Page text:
Unique courses, activities building blocks for the future
Along with forming students in faith, Catholic schools around the Trenton Diocese strive to offer young scholars a wide range of academic programs and extracurricular activities that stretch the boundaries of the educational experience.
These unique courses, programs and clubs have been created to meet the needs of students from Pre-K on up whose interests, as they grow, run the gamut from rigorous academics to building the skill sets they will need in the future.
Never Too Early
One example of how even the youngest students are benefiting from curriculum advances can be found in St. Mary of the Lakes School, Medford, where students in Pre-K3 and Pre-K4 enjoy an array of special content areas such as music, art, technology, library, Spanish and gym.
Cathy Bjorklund, director of admissions and advance, explained how youngsters enjoy technology class in which they utilize Mac desktops and iPads.
The students, she said, are even “coding and practicing problem-solving and planning and sequencing skills in preschool using ‘code-a-pillars.’ After rearranging his signments a few times, the kids will discover that if they plan out a path for the code-a-pillar and put his pieces together in the right sequences, they can get him to follow it.”
“The more the kids rearrange the pieces, the more they develop critical thinking skills,” Bjorklund continued. “Similarly, exposure to the other content areas builds curiosity, is fun and makes for a seamless transition to kindergarten and the other grades.”
Social Media Footprint
In Lawrenceville’s Notre Dame High School, keeping students on top of the global wave of mass communication is Cindy Bannon’s goal. One of the ways she does this is focusing on the development of mass communication over the centuries from the printing press to the digital age.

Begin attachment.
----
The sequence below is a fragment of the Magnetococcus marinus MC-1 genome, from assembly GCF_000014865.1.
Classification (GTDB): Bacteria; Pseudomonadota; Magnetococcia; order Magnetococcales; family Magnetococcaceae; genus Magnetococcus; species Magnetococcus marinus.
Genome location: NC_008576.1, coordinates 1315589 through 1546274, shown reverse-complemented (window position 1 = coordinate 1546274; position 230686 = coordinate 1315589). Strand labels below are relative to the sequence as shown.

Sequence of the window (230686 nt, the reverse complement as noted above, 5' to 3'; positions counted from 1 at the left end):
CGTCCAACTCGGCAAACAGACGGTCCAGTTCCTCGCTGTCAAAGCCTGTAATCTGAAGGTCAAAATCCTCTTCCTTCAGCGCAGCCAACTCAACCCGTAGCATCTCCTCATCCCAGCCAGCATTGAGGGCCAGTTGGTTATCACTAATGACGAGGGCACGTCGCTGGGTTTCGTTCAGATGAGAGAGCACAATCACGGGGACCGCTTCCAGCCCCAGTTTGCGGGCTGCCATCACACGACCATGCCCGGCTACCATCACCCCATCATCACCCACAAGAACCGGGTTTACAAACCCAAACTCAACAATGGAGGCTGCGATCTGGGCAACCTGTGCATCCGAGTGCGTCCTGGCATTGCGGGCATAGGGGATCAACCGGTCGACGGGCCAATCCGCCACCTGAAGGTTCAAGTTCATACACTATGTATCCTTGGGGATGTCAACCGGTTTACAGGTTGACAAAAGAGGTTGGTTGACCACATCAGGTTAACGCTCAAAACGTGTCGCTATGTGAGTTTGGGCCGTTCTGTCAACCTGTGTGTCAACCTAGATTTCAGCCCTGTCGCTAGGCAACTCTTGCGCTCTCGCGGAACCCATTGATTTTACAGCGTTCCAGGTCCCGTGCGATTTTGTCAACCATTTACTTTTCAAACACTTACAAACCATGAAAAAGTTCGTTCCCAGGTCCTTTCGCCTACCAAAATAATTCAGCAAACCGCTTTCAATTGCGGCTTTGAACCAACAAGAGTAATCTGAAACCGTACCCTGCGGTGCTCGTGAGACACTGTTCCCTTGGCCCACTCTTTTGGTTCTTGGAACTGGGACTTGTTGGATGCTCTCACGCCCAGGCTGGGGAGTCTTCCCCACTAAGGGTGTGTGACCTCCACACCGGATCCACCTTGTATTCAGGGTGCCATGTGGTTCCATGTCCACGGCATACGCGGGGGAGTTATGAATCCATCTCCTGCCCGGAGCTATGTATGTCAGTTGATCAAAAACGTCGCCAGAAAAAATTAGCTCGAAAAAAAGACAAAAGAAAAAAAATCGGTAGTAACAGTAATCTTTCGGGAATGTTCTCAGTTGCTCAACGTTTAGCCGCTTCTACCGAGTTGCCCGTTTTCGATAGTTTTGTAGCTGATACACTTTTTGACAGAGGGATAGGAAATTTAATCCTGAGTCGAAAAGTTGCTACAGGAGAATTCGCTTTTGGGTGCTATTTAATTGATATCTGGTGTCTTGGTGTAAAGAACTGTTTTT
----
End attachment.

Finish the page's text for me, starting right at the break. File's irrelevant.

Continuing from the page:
In one of the units of a senior elective she teaches called Introduction to Communications, Bannon and the students hone in on how the digital landscape has evolved and its effect on society. The unit looks not just on how the media has changed but on how it has had an impact on everything from politics “to how we do business.”
She said she’s working with seniors who have a mature outlook and who can consider how a student’s social media post might have an impact on getting into college. They learn, she said, that if a college is going to invest in them, their social media posts may come under scrutiny.
Looking at the size of one’s digital footprint and what it says is “something I want them to do,” Bannon said. “They do an exercise where they Google each other’s names to see what comes up.” She also shares how by its very nature, social media has enabled people to “put on masques” that create unrealistic expectations in others.
The experience, she said, has enabled students who need to fill in an elective the ability to “branch out on their own” responsibly in the social media world. “Digital media is a hot topic – it’s a thread that runs through all levels and classes. If we are being true to our mission as Catholic educators, we have a huge responsibility to the behavior they exhibit on the internet,” Bannon said.
The global perspective is a major focus in Toms River’s Donovan Catholic, where the International Baccalaureate Diploma Program has “encouraged our students to gain an international outlook,” vice principal Kathleen D’Andrea said.